According to my (nearly complete) records, this was my 384th gig in London, but the first one since Connan Mockasin at Bush Hall in September 2011, and only my third there since moving to Liverpool in August 2008.
I was early enough to manage a pint in a new pub to me, having a very palatable Crouch Vale’s Brewers Gold at the Pride Of Spitalfields just round the corner. As well as the pleasant beer, their was some good music being played, including some classic Neil Young and Peter Gabriel.
I scoped out the venue before deciding it was a little too early to head in, so popped into The Golden Heart on Commercial Street (somewhere I had stopped off at some point in the past) for a pint of Truman’s Zephyr, while again enjoying another pub’s musical choices – this time a whole host of Bowie tunes.
I sat outside 93 Feet East for a while in the courtyard area as it was a pleasant evening – and I couldn’t quite remember how to get in!
I’d only been to this venue once before, to see The Broken Family Band (the last of six times I saw them in a three-year period) supported by Darren Hayman, back in January 2007 together with two of my regular London gigmates, Phil and John.
I finally ventured in about an hour before The Tuts were due on stage, only to find them sound-checking on the stage. I had bought a ticket online the day before (only £8.80 including booking fee, so cheaper than the previous time I had been here!), but didn’t need to show it on the way in with the doorman just taking my word for the fact that I had bought one and stamping my hand.
The small venue was largely seated, with the vast majority of the audience being both female and South Asian. Neither of which is usually the case at gigs I go to, that’s for sure. That’s because this was in fact a night called Golden Tongue, which was an open mic poetry evening “focused on amplifying the voices of South Asian women”.
I headed towards the back, just in front of a garland of fairy lights. The place was small enough to still be close to the stage, and in amongst the rest of the crowd. This meant I could happily accept an Indian sweet goody as these were being handed out, as I was clearly too late for the promised samosas, though I saw a couple being eaten.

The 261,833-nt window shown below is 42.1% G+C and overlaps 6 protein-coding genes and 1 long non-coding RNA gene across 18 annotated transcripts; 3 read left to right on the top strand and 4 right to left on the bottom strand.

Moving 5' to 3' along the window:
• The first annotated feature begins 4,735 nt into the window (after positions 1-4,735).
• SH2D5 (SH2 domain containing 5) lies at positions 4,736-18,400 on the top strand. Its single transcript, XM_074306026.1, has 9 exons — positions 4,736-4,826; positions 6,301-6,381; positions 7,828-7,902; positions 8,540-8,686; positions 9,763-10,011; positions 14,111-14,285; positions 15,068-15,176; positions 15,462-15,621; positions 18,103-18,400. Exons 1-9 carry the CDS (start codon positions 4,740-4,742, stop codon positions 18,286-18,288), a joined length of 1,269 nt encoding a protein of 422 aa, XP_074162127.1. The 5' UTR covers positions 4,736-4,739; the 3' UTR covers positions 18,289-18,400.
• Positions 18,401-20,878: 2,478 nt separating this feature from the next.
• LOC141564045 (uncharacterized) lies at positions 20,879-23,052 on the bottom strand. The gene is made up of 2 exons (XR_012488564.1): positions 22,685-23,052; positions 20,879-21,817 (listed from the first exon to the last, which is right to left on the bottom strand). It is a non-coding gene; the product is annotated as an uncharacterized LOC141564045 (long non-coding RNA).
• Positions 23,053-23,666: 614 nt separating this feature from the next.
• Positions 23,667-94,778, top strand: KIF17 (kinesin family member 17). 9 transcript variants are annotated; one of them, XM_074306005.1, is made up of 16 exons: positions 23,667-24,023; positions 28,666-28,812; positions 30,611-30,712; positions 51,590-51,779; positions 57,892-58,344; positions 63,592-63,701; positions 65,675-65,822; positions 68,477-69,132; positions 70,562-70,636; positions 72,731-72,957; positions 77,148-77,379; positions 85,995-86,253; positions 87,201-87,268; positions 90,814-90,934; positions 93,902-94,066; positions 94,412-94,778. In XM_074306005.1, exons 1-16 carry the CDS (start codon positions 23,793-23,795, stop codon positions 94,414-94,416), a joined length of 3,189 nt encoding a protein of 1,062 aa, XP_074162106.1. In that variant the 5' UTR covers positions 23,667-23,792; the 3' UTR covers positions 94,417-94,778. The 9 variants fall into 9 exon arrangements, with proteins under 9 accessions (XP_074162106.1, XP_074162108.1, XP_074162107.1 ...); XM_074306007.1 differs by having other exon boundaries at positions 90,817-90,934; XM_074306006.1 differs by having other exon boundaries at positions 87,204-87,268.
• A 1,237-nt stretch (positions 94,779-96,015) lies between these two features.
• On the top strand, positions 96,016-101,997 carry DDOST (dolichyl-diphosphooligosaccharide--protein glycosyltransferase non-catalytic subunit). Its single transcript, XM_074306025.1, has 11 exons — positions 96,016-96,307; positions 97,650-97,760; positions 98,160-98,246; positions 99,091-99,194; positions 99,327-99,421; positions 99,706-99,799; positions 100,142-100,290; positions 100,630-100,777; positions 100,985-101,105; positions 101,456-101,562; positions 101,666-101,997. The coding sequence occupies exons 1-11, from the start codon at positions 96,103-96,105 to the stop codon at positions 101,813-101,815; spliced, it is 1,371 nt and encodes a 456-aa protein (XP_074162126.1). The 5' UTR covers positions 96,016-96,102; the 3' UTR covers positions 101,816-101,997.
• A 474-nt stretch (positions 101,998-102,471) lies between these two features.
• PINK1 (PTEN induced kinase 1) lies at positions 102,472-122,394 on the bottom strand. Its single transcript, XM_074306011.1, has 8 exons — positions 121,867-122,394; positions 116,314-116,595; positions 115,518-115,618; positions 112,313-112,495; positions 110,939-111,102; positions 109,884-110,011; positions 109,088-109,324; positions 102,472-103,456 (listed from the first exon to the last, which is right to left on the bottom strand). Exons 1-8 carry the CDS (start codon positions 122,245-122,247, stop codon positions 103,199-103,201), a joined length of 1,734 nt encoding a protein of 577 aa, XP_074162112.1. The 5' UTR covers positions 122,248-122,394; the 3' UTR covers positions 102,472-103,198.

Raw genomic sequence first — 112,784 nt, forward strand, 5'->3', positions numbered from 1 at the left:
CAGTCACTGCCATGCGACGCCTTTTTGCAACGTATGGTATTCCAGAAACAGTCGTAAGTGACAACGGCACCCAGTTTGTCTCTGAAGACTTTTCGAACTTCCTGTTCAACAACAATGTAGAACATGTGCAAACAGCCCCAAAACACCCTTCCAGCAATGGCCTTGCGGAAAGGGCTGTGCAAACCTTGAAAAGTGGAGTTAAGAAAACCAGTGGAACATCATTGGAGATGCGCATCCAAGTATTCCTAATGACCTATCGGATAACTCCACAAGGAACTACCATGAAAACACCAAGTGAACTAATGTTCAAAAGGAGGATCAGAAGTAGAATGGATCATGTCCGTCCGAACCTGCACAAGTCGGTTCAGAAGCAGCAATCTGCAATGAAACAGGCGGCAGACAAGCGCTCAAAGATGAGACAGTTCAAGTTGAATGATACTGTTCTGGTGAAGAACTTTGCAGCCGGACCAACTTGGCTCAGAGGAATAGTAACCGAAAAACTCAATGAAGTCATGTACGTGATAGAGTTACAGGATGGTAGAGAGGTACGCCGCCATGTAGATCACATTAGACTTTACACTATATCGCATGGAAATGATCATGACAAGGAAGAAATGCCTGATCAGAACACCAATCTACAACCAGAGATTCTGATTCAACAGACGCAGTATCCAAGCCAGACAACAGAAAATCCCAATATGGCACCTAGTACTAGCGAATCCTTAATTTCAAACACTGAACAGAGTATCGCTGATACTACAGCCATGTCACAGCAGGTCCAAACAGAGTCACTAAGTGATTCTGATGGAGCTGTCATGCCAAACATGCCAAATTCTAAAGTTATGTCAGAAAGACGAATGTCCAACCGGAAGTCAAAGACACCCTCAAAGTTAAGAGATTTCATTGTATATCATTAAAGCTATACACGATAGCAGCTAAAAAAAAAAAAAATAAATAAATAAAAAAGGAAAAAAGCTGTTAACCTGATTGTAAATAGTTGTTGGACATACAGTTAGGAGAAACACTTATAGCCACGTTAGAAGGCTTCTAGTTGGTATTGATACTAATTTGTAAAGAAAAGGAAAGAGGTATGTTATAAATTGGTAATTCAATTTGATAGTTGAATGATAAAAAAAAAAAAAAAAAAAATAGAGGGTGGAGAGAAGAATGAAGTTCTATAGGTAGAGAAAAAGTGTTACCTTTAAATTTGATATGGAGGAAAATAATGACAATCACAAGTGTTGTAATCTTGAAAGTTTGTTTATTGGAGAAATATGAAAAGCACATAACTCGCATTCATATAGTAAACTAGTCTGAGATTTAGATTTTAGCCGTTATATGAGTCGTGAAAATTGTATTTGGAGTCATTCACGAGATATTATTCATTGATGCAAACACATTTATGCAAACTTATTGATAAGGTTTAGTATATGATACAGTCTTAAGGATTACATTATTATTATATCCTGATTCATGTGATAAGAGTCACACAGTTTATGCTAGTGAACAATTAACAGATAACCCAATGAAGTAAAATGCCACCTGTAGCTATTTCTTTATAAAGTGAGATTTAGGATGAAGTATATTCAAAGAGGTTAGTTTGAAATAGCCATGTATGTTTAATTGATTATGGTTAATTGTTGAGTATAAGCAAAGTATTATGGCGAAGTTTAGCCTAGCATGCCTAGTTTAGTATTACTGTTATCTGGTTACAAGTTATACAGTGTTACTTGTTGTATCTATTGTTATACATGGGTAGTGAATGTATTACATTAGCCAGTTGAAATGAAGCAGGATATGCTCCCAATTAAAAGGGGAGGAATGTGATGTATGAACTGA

The poetry was interesting, with some appealing to me more than others, with a lot being about matters of race and gender. The punters expressed their approval at various lines by clicking their fingers (as opposed to clapping or cheering), which wasn’t something I’d come across before.
I moved up from right at the back following the headline poet Suhaiymah Manzoor-Khan, whose work “focuses on race, gender, Islamophobia, intersectionality and decolonising knowledge production”, but fortunately was more enjoyable than that might make it sound.
I’d first come across The Tuts on the excellent Live Ledge podcast back in November 2016, when Tut Tut Tut off their debut album Update Your Brain was played.
The band’s name had stuck with me, despite not having heard anything from them since, to the best of my knowledge.
They are a “three tone” all-female band, consisting of lead singer and guitarist Nadia of Pakistani/Indian origin, “boring white girl” Harriet on guitar and Bev on percussion, who is of Caribbean heritage.
They kicked off with the song of theirs I was most familiar with, Tut Tut Tut, with the sound struggling gamely to overcome the lack of any beef from drums or bass.
Nadia told lengthy stories between songs, including about her recent appearance on an ITV News show called Young, British And Muslim, as well as meeting Jeremy Corbyn that morning, presenting him with a t-shirt with one of their song lyrics on, “people power brings down Tory towers”.
They then played the song that line came from, Give Us Something Worth Voting For, another track off their debut record.
Take On The World was followed by their closing cover of Spice Girls’ Wannabe, which was introduced as being a one-off. However, I’d already heard a live version of it online the day before, and you can also listen to it on their Bandcamp page.
The evening ended early enough (after just five songs) for me to hang around for five minutes before Harriet sold me a copy of Update Your Brain, telling me “that’s a good CD”.
London gigs are likely to remain a rare event for me, even if I am currently having to be down south more often with work than previously. Poetry-based nights out are likely to remain even rarer, though!
The Tuts had said it was a pleasant change to play in front of a crowd different to their usual white male, punk-y audience. I was a white male in a punk t-shirt (Buzzcocks), so at least they had one representative of their typical clientele. No-one else was in a band tee!
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Here is much of the music from the night on Spotify: